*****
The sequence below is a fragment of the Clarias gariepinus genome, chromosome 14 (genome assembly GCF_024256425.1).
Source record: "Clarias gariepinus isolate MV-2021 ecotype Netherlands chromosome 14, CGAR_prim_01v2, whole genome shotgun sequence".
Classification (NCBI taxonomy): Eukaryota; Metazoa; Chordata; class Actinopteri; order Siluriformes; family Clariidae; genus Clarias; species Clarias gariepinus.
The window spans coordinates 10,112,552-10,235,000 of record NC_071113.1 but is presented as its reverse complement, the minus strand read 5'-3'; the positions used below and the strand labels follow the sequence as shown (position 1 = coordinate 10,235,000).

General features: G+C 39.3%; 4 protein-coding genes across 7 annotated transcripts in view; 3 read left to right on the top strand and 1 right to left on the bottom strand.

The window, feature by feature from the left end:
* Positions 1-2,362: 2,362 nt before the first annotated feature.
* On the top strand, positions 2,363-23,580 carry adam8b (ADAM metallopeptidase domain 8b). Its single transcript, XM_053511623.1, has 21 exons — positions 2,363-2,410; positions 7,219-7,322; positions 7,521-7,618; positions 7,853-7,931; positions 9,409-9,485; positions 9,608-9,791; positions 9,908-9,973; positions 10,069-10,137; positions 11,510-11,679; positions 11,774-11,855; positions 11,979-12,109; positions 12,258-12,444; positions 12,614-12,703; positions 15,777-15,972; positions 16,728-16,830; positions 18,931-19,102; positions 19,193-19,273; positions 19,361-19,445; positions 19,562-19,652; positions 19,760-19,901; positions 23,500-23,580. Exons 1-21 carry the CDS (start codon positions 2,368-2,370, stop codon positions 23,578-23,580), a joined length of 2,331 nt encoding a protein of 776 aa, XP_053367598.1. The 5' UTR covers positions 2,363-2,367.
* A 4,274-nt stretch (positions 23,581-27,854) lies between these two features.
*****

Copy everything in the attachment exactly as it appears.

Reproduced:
The sequence below is a fragment of the Clarias gariepinus genome, chromosome 14 (genome assembly GCF_024256425.1).
Source record: "Clarias gariepinus isolate MV-2021 ecotype Netherlands chromosome 14, CGAR_prim_01v2, whole genome shotgun sequence".
Classification (NCBI taxonomy): Eukaryota; Metazoa; Chordata; class Actinopteri; order Siluriformes; family Clariidae; genus Clarias; species Clarias gariepinus.
The window spans coordinates 10,112,552-10,235,000 of record NC_071113.1 but is presented as its reverse complement, the minus strand read 5'-3'; the positions used below and the strand labels follow the sequence as shown (position 1 = coordinate 10,235,000).

General features: G+C 39.3%; 4 protein-coding genes across 7 annotated transcripts in view; 3 read left to right on the top strand and 1 right to left on the bottom strand.

The window, feature by feature from the left end:
* Positions 1-2,362: 2,362 nt before the first annotated feature.
* On the top strand, positions 2,363-23,580 carry adam8b (ADAM metallopeptidase domain 8b). Its single transcript, XM_053511623.1, has 21 exons — positions 2,363-2,410; positions 7,219-7,322; positions 7,521-7,618; positions 7,853-7,931; positions 9,409-9,485; positions 9,608-9,791; positions 9,908-9,973; positions 10,069-10,137; positions 11,510-11,679; positions 11,774-11,855; positions 11,979-12,109; positions 12,258-12,444; positions 12,614-12,703; positions 15,777-15,972; positions 16,728-16,830; positions 18,931-19,102; positions 19,193-19,273; positions 19,361-19,445; positions 19,562-19,652; positions 19,760-19,901; positions 23,500-23,580. Exons 1-21 carry the CDS (start codon positions 2,368-2,370, stop codon positions 23,578-23,580), a joined length of 2,331 nt encoding a protein of 776 aa, XP_053367598.1. The 5' UTR covers positions 2,363-2,367.
* A 4,274-nt stretch (positions 23,581-27,854) lies between these two features.